We'll say it now and we'll say it again: Mother Courage is no hero. She is obsessed with capitalizing on a war that ultimately destroys her family. But hey, that doesn't mean we can't like her. Just because she doesn't save the world doesn't mean we don't find her endearing, right? Plus, we here at Shmoop think Mother Courage deserves a little more credit for all she goes through. It's not like life in 1600's Europe was very easy or anything.
Let's start with what we know about Mother Courage's life. Her real name: Anna Fierling. Her hometown: Bamberg, Germany. Her children: three of them, all from different fathers. Ok, but what else can we find out?
Fortunately, a lot can be gleaned about Mother Courage from all that singing she does. Consider The Song of the Girl and the Soldier (II, 179-216), which she sings together with Eilif in Scene II. Before he begins singing, Eilif explains that his father was a great soldier, according to his mother:
THE GENERAL: I'll wager your father was a soldier.
EILIF: A great soldier, I been told. My mother warned me about it. There's a song I know. (II, 174-175)
The song is something his mother used to sing to dissuade him from joining the army. It tells the story of a foolhardy soldier who decides to wade into a freezing river despite the warnings of an anonymous girl. Later, his fellow soldiers tell her that a swift current took him under, and he died.
Now, the "girl" in Mother Courage's song is nameless, but we could easily imagine that this is a story from Mother Courage's own youth. Eilif seems to suggest this himself. And it would definitely explain her insistence that her children remain safely away from the war…and the river.
It would also explain why she looks down on "special virtues" like courage, as when she tells the cook, shortly before singing this song:
It's always the same; whenever there's a load of special virtues around it means something stinks. (II, 158-159)
We can't know for sure whether Mother Courage is singing about herself, but in any case, her song certainly speaks (er, sings) to an experience of war as a foolish waste of life.
Then again, it also wouldn't be the only song Mother Courage sings about her younger years. In The Song of The Grand Capitulation (IV, 94-145), Courage tells the story of how she learned it's best to play by the rules, rather than resist the coming of war. The song is in the first person, which strengthens the claim that she's singing about herself. She begins with a description of herself as a girl. Let's take a look:
Back when I was young, I was brought to realize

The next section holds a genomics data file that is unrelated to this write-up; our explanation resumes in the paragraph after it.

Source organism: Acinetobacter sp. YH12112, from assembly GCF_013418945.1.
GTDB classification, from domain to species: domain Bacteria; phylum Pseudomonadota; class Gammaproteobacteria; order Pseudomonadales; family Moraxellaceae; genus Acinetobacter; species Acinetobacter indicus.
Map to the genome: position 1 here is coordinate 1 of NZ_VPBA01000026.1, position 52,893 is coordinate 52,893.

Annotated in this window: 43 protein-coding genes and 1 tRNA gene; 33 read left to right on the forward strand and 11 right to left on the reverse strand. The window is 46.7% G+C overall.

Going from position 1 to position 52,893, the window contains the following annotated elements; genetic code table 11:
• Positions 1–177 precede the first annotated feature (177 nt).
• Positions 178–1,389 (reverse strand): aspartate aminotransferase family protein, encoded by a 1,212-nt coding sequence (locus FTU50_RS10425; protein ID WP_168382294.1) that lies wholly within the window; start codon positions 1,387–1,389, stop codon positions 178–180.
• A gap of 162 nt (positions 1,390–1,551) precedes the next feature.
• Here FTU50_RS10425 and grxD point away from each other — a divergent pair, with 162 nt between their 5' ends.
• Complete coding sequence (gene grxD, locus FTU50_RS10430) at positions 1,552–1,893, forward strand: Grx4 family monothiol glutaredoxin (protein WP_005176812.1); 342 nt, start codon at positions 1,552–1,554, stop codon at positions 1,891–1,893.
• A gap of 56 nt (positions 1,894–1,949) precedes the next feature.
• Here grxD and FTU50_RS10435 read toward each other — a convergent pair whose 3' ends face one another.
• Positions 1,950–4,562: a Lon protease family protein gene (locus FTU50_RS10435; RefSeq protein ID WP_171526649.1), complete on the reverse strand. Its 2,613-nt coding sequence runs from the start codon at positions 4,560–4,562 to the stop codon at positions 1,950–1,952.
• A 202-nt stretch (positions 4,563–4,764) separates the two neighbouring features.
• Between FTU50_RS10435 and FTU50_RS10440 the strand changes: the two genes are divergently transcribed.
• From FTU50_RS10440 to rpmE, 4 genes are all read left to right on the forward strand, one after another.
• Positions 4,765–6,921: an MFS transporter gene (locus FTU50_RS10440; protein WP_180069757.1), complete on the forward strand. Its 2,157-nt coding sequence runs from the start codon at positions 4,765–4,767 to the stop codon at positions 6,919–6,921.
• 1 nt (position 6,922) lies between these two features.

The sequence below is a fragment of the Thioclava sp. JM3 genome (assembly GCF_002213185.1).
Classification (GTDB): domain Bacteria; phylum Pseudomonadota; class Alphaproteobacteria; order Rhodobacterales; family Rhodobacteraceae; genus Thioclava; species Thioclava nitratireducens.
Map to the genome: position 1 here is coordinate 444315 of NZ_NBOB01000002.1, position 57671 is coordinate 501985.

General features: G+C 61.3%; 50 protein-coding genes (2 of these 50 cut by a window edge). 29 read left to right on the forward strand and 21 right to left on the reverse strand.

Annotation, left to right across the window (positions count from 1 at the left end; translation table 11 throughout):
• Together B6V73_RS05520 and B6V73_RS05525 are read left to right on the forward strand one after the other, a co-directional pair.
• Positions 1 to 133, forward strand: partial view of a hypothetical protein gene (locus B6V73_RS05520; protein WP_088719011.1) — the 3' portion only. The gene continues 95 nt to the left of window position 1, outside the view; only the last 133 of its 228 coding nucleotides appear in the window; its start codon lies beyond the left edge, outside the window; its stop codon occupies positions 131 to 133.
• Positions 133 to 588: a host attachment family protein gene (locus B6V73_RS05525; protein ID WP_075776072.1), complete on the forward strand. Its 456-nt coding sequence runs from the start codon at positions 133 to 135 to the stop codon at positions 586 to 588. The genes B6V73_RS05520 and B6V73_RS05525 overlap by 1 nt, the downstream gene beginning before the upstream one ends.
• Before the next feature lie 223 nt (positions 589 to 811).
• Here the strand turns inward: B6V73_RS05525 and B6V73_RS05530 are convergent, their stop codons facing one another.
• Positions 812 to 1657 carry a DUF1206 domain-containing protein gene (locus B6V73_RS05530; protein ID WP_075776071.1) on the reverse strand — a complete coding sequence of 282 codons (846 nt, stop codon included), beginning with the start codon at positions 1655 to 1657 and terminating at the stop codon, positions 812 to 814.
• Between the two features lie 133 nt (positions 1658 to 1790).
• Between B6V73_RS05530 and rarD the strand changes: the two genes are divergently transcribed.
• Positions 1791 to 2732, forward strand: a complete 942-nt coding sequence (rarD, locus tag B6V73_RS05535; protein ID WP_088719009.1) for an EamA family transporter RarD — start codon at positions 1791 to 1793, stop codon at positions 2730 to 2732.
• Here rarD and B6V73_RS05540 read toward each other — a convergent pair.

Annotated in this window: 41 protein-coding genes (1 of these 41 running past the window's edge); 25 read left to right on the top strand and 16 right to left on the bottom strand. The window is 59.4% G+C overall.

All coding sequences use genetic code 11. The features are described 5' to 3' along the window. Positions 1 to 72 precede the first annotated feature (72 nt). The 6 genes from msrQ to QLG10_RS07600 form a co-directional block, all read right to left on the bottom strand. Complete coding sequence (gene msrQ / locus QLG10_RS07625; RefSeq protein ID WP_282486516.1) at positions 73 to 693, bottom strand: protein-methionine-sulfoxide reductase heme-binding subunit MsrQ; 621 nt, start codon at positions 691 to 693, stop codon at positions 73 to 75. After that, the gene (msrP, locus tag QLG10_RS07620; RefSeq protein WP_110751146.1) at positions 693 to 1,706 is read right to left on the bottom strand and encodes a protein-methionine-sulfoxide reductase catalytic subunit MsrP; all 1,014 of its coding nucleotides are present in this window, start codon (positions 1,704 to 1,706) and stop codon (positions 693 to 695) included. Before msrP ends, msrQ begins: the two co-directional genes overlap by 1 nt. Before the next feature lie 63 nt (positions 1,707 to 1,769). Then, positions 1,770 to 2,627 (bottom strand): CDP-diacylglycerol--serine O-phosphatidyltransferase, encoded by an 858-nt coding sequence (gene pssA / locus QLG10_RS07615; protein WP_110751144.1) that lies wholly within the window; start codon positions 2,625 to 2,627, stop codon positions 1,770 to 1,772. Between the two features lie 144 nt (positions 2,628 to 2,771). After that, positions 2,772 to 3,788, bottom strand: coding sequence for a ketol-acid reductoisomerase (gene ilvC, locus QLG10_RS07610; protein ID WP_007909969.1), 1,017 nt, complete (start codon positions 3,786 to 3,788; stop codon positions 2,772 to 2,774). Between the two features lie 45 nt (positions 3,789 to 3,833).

What a very special person I must be
(Not just any old cottager's daughter, what with my looks
and my talents and my urge towards Higher Things) […]
Now, this certainly doesn't describe Courage any more. We could look long and hard and still not find in her an "urge towards Higher Things." Well, her song tells us why. The refrain suggests that everything changed for her when the war started, and that it was then that she lost her faith in those "Higher Things":
Then I heard a tit
Chirp: Wait a bit!
And you'll be marching with the band
In step, responding to command
And striking up your little dance:
Now we advance.
And now: parade, form square!
Then men swear God's there—
Not the faintest chance! (IV, 94-110)
We can envision Mother Courage witnessing the onset of the war, with soldiers blindly following command, heading off to a so-called war of faith, only to waste their lives in the name of an empty virtue, dying like the young man in The Song of the Girl and the Soldier. In the end, her song implies that all things succumb to the war, even God Himself.
With this song, we can start to understand why Mother Courage tries to profit off the war. She accepts it as an inevitable reality. She has lost hope that any resistance to war could be possible—this hope died with her faith. By doggedly trying to capitalize on the war, she is trying to make it work for her. Her obsession with profit is a way to compensate for not having the power to stop the senseless brutality. Whatever floats her boat, we guess.
What's the point of all this? Well, it's easy to see Mother Courage as selfish and cold-hearted, as a woman who is ultimately unwilling to sacrifice her business to save her children. In the very first scene, she refers to war as a "trade" (I, 158), and in the first song she sings, she characterizes herself as war's accomplice, helping to keep the war going by boozing up the soldiers:
Captains, how can you make them face it—
Marching to death without a brew?
Courage has rum with which to lace it
And boil their souls and bodies through. (I, 56-59)
Yeah, these lines don't exactly make us feel sympathetic towards Courage. It's hard not to agree with the chaplain when he tells her, in Scene VIII, "that whosoever sups with the devil needs a long spoon" (VIII, 146). If she's willing to capitalize on death, then she has to accept the risk that her own family will meet the same fate. Who's she to say, "War be damned" (VI, 285)? Sometimes it seems like Mother Courage gets what she deserves.
But if we look closely, we see a more complex picture. We see a woman who has been dehumanized by war and the cost of surviving its brutal reality. Elie Wiesel, a writer and a survivor of the Holocaust, said in his 1986 Nobel Prize acceptance speech, "War leaves no victors, only victims." And Brecht's play portrays a similar reality; Mother Courage is not a hero, because she, too, is a victim of war. She is the victim of a world order in which war and the need for profit threaten to destroy all human values.